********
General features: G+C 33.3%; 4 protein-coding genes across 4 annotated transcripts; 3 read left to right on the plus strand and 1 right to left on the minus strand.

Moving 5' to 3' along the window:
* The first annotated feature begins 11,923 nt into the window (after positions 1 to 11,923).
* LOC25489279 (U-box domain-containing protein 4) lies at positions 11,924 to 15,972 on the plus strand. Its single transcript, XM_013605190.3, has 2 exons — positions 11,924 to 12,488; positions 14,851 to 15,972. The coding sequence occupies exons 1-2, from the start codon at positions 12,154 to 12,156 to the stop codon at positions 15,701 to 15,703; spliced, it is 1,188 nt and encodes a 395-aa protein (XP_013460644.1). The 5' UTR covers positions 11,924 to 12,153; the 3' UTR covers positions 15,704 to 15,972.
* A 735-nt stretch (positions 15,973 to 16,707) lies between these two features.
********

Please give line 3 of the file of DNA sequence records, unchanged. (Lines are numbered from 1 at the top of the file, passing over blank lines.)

* The first annotated feature begins 11,923 nt into the window (after positions 1 to 11,923).